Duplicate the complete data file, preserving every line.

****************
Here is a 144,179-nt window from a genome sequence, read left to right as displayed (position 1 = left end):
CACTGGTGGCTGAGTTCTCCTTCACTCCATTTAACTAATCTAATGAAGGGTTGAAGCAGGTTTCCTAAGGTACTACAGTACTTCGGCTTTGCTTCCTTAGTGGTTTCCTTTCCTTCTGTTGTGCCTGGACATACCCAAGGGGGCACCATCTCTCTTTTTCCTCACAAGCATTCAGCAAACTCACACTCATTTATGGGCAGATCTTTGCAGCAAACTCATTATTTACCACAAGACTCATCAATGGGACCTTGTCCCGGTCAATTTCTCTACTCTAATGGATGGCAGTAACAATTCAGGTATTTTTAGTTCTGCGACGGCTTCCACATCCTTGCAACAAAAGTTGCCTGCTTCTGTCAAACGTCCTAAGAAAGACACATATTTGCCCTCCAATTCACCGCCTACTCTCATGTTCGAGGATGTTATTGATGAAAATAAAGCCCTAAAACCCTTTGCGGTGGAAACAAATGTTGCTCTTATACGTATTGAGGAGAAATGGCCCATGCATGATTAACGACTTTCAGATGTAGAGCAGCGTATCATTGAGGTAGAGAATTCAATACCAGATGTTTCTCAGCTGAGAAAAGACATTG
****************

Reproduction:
Here is a 144,179-nt window from a genome sequence, read left to right as displayed (position 1 = left end):
CACTGGTGGCTGAGTTCTCCTTCACTCCATTTAACTAATCTAATGAAGGGTTGAAGCAGGTTTCCTAAGGTACTACAGTACTTCGGCTTTGCTTCCTTAGTGGTTTCCTTTCCTTCTGTTGTGCCTGGACATACCCAAGGGGGCACCATCTCTCTTTTTCCTCACAAGCATTCAGCAAACTCACACTCATTTATGGGCAGATCTTTGCAGCAAACTCATTATTTACCACAAGACTCATCAATGGGACCTTGTCCCGGTCAATTTCTCTACTCTAATGGATGGCAGTAACAATTCAGGTATTTTTAGTTCTGCGACGGCTTCCACATCCTTGCAACAAAAGTTGCCTGCTTCTGTCAAACGTCCTAAGAAAGACACATATTTGCCCTCCAATTCACCGCCTACTCTCATGTTCGAGGATGTTATTGATGAAAATAAAGCCCTAAAACCCTTTGCGGTGGAAACAAATGTTGCTCTTATACGTATTGAGGAGAAATGGCCCATGCATGATTAACGACTTTCAGATGTAGAGCAGCGTATCATTGAGGTAGAGAATTCAATACCAGATGTTTCTCAGCTGAGAAAAGACATTG